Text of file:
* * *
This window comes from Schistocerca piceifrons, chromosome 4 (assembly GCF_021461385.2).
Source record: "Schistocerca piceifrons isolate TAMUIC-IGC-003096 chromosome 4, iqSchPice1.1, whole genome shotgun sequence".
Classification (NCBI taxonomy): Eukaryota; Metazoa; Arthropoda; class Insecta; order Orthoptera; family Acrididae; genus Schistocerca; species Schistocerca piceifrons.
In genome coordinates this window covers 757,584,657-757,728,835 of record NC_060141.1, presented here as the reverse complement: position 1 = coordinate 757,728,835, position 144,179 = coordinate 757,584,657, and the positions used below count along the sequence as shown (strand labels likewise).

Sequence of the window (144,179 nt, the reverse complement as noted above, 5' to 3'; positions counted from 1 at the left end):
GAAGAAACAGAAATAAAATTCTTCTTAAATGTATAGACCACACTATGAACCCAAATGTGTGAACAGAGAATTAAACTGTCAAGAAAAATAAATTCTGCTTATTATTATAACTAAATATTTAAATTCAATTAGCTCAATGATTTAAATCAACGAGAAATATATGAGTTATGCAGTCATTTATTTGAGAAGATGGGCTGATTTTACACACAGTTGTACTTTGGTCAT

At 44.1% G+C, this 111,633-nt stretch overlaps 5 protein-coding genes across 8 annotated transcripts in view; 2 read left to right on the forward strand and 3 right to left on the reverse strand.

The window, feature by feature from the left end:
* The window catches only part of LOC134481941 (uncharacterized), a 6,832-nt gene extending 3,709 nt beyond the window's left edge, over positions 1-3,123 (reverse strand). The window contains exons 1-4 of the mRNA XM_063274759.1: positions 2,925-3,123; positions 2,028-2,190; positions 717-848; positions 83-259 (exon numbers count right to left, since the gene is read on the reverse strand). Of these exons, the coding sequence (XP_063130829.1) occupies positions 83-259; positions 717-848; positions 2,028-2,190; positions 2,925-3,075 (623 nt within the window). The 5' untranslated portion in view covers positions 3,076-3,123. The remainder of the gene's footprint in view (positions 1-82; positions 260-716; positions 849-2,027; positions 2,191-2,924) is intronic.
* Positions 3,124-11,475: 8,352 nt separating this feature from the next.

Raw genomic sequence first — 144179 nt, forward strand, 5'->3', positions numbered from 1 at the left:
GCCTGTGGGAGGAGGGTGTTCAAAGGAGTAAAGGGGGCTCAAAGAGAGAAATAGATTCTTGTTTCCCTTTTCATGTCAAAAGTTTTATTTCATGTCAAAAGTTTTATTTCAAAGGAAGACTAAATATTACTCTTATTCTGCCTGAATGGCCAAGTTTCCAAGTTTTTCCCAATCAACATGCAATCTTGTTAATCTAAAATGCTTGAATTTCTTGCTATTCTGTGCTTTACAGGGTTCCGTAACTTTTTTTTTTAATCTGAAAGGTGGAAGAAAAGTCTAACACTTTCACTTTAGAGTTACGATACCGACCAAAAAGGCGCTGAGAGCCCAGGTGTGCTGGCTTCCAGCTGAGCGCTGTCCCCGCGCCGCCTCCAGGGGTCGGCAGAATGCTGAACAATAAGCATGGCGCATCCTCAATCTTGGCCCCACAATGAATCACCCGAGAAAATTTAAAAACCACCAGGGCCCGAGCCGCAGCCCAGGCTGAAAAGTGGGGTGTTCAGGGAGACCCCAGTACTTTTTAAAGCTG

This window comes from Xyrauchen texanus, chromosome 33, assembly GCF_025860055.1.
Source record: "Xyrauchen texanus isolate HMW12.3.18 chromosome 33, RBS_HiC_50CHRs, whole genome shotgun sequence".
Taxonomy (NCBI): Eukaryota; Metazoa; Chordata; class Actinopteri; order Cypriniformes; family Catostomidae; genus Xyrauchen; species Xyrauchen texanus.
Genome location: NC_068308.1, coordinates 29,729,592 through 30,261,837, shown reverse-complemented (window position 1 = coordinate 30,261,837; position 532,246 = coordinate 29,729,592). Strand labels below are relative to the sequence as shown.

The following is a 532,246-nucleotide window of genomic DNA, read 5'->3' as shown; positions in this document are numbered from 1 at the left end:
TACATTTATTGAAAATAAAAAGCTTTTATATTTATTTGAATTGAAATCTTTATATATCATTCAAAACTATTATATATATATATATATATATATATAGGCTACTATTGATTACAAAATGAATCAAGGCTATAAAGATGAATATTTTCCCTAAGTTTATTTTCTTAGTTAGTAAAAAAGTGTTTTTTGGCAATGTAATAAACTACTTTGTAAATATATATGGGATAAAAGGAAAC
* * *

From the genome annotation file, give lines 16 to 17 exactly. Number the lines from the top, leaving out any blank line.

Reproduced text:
Genome location: NC_068308.1, coordinates 29,729,592 through 30,261,837, shown reverse-complemented (window position 1 = coordinate 30,261,837; position 532,246 = coordinate 29,729,592). Strand labels below are relative to the sequence as shown.

The following is a 532,246-nucleotide window of genomic DNA, read 5'->3' as shown; positions in this document are numbered from 1 at the left end: